Protesters overtook Ottawa Community Housing headquarters early yesterday, vowing to stage a sit-in until a permanent roof can be found for Fred Timms, a 56-year-old blind man who claims OCH CEO Jo-Anne Poirier has reneged on a promise to find him suitable accommodations.

Timms was evicted from an OCH apartment after 16 years last March for hoarding too many possessions, which, he was told, was a fire hazard.

Since then, he has bounced around between different friend’s homes, but his options are wearing thin. With no place to go, he and his supporters felt the sit-in was a last resort to pressure Poirier into placing him into another OCH building.

“I was under the impression she was going to move on this pretty quickly. I can’t wait very long,” Timms said. “We had a meeting in May, then we had one in August and still nothing has happened. I’m sure they can cut through the red tape. I’m getting sick physically and mentally and I can’t take any more.”

EVICTED DESPITE AGREEMENT

Timms said a mediated agreement positioned him to move into another OCH building on March 15. While he was in the midst of storing what possessions he couldn’t part with before the move, a surprise inspection by the Fire Marshal scuttled that plan, he said.

He was evicted two weeks after that inspection.

The past six months have been hell, he said.

“I’m getting so frustrated with the whole mess. I don’t care if I go to jail today,” he said.

But Poirier said complicated situations are not always as they appear. While she wouldn’t comment directly about Timms, citing privacy laws, she did say that if someone were to be evicted after a mediated agreement, the reason would most likely be because the tenant breached conditions of the agreement — in this case, that would mean Timms still had too much clutter in his apartment when the Fire Marshal visited.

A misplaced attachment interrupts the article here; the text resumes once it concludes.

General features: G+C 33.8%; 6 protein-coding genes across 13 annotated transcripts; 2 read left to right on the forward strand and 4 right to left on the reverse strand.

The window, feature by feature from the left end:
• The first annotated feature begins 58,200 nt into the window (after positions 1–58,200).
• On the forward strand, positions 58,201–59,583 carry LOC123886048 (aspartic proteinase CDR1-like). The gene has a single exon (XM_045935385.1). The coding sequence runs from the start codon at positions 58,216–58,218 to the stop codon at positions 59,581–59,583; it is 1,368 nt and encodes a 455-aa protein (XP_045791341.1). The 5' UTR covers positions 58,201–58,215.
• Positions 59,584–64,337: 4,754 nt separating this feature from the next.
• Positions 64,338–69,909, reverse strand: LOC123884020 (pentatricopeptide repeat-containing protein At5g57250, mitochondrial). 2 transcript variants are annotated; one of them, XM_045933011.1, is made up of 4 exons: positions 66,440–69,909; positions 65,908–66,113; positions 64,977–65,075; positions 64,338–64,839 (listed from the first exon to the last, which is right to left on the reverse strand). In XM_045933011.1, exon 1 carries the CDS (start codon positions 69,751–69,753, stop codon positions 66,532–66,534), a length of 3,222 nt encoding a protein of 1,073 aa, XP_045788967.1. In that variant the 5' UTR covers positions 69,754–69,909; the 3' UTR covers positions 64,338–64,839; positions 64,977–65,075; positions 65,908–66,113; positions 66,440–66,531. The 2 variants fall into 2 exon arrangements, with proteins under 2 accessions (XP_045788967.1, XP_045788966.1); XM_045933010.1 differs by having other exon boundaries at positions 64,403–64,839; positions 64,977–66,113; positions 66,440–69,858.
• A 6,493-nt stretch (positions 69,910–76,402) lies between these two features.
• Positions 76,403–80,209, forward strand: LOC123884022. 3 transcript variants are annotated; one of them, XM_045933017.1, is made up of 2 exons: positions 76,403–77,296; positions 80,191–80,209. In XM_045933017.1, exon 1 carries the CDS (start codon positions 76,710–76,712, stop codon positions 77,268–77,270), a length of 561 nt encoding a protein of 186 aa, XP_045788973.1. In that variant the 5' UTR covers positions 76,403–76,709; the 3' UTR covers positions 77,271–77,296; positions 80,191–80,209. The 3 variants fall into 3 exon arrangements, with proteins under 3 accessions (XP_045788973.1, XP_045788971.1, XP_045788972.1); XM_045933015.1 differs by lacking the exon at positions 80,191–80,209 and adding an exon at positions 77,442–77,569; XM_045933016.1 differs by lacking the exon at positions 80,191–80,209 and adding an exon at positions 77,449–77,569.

“We, as the landlord, have to be sure the conditions have been met,” she said. “We want to know if the tenant can get in and out of his apartment. If there is extreme hoarding with things from floor to ceiling, that answer is no. We work with the Fire Marshal for safety.”

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Fred was in the Metro Ottawa News on Tuesday, September 16th

Homeless man wants answers after eviction

TIM WIECLAWSKI/METRO OTTAWA
September 16, 2008 05:07

Homeless for the past five months after being evicted from Ottawa Community Housing, a man moved into the lobby of OCH offices briefly yesterday, hoping to step up pressure to get resettled in a new apartment.
Fred Timms was evicted last March from an apartment he lived in for 16 years on Ramsey Crescent after the fire marshal deemed his stuffed quarters a fire hazard.
Timms admits he had too much stuff and was working to clear some of it away before moving into a smaller apartment in Regina Towers when he was evicted following a random inspection.
Since then, he has been living with friends while attempting to get reinstated in housing.
“I’ve been all over the place,” said Timms. “I just can’t take it anymore.”